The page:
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Prevalence, Control, and Treatment of Diabetes, Hypertension, and High Cholesterol in the Amish
UMB Dataset

UID: 111

Author(s): Braxton C. Mitchell*, Shisi He, Kathleen A. Ryan, Elizabeth A. Streeten, Patrick F. McArdle, Melanie Daue, Donna Trubiano, Yvonne Rohrer, Patrick Donnelly, Maryann Drolet, Sylvia Newcomer, Susan Shaub, Nancy Weitzel, Alan R. Shuldiner, Toni I. Pollin * Corresponding Author
Diabetes, hypertension, and hypercholesterolemia are three of the major risk factors for the development of cardiovascular disease (CVD), a leading cause of death in the United States. The burden of these disorders is not uniform across the country primarily due to socioeconomic status, cultural practices, and lifestyle. To evaluate the effect of these disparities, this study compared the prevalence of the 3 conditions in a subpopulation in the US with that of the general population. The Old Order Amish (OOA) community located in rural Pennsylvania is characterized by distinctive sociocultural practices that include a very cohesive social structure and limited use of modern technologies and medication. A total of 5377 OOA individuals took part in a community-wide survey which included a physical exam and fasting blood draw. The prevalence of the 3 risk factors in the Amish was then compared to the European Caucasian subsample of the 2013–2014 US National Health and Nutrition Examination Survey (NHANES). This dataset includes demographics, physical examination values, medication history, clinical measures associated blood pressure, cholesterol, and glucose, and statistical assessment and comparison data.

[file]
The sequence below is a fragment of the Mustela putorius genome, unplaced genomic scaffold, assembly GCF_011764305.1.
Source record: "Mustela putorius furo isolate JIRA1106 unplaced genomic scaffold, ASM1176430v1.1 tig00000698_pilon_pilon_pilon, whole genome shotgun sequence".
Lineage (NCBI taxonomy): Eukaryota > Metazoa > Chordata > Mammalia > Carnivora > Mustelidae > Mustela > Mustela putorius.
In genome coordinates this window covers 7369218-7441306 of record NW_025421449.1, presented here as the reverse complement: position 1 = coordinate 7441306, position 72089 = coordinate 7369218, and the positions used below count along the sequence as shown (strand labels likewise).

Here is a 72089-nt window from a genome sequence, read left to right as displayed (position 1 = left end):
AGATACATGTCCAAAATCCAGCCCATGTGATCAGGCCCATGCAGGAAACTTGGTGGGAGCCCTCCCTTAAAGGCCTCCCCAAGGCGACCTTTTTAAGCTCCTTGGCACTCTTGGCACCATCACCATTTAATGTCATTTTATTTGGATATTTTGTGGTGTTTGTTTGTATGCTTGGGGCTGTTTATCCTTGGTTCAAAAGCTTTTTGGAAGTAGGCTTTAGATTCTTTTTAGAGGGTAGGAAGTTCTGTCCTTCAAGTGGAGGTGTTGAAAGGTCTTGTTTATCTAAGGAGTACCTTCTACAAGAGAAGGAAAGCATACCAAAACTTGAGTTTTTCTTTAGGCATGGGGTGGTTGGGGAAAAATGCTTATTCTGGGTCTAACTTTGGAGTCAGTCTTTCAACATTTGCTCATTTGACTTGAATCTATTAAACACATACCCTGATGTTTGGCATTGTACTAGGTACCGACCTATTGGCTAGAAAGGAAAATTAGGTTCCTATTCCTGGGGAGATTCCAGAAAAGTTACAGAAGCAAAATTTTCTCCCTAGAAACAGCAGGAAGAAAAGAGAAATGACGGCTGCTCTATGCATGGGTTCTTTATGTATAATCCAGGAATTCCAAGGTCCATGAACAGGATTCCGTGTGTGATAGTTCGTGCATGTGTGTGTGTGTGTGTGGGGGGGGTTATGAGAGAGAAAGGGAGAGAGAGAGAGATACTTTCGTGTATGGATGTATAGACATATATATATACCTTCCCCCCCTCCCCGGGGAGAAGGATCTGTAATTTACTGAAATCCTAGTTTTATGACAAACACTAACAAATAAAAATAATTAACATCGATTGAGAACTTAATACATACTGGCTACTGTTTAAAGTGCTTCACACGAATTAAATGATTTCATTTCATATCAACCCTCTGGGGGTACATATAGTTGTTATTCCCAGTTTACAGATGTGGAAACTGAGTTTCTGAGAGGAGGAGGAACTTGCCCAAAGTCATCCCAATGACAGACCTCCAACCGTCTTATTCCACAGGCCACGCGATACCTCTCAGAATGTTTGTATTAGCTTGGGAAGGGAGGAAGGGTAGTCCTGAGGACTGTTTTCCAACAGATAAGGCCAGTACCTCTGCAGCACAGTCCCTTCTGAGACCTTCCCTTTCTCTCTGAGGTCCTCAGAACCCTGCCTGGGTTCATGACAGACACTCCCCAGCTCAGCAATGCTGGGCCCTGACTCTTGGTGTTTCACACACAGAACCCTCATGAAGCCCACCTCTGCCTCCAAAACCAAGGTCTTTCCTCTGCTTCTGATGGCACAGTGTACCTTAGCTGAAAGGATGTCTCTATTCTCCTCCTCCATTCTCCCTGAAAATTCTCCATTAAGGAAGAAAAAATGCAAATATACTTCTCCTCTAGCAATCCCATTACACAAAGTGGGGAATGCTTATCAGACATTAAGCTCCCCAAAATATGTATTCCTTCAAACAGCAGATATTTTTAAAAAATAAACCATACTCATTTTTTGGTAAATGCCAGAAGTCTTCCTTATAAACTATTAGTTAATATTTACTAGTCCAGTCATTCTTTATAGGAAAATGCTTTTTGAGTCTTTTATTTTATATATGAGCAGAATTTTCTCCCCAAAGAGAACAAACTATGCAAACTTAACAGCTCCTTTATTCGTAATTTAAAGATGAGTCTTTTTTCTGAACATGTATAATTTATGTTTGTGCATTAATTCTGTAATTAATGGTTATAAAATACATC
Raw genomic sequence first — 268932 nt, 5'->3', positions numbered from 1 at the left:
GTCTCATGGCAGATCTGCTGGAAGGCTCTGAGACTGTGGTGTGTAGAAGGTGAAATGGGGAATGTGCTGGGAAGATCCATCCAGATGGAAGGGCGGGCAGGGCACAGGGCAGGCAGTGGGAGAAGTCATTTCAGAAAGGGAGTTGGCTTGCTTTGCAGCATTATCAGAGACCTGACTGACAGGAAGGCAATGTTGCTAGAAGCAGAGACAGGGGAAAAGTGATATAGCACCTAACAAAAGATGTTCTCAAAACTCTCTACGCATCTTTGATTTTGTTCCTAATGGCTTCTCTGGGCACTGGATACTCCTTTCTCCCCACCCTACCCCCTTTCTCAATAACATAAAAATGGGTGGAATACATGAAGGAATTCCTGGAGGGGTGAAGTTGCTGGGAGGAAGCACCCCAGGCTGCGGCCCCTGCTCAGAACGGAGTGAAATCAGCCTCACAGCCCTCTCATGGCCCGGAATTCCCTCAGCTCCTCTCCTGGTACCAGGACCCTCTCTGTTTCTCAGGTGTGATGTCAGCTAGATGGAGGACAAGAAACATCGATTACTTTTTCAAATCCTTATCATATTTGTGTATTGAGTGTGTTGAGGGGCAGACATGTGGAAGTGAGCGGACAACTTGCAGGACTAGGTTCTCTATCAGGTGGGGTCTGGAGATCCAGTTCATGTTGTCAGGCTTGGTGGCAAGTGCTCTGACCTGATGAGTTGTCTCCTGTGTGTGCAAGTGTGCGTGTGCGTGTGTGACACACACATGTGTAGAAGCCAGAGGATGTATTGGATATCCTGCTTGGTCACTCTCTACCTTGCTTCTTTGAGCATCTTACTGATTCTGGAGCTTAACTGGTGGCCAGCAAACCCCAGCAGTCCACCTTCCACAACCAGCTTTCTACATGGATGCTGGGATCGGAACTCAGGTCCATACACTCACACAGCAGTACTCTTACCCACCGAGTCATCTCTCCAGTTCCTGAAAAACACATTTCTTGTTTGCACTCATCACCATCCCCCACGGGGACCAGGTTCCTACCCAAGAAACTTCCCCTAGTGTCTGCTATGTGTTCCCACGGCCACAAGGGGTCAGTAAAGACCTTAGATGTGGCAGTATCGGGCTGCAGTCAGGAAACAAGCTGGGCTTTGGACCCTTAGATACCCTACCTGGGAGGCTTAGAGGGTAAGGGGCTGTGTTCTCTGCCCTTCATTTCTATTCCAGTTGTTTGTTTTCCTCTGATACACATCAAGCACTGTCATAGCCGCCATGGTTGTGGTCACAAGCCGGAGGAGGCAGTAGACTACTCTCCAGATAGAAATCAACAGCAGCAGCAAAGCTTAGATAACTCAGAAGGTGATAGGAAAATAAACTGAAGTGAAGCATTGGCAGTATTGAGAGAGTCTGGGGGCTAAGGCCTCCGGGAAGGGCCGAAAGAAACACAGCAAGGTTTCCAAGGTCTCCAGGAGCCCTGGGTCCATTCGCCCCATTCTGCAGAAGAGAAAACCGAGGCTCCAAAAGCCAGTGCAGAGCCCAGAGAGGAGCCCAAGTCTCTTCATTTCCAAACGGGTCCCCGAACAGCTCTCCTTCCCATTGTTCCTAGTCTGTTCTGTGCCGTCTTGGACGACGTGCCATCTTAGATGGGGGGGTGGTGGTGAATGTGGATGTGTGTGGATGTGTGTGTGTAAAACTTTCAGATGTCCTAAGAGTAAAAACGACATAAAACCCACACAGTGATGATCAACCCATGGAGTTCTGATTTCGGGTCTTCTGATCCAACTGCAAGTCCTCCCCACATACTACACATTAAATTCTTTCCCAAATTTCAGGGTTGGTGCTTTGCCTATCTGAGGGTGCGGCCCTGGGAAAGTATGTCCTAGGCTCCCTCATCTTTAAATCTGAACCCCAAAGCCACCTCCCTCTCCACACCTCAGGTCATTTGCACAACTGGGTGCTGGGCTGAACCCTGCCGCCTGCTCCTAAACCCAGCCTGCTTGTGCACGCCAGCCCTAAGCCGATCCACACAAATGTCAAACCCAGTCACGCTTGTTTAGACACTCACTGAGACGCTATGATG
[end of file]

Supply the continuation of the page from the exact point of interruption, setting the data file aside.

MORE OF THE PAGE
2010 - 2018
Geographic Coverage
Lancaster County (Pa.)
Subject of Study
Subject Domain
Population Age
Adult (19 years to 64 years)
Senior (65 years to 79 years)
Elderly (80 years and over)
Subject Gender
Access Instructions
Data are available upon reasonable request. Please contact corresponding author, Dr. Braxton Mitchell
Associated Publications
Data Type
Software Used
SAS 9.4
Study Type
Grant Support
Regeneron Genetics Center/Regeneron
University of Maryland School of Medicine Program for Personalized and Genomic Medicine/University of Maryland, Baltimore
Other Resources

Some deidentified Amish data available via the NCBI database of Genotypes and Phenotypes


National Health and Nutrition Examination Survey 2013-2014 survey data

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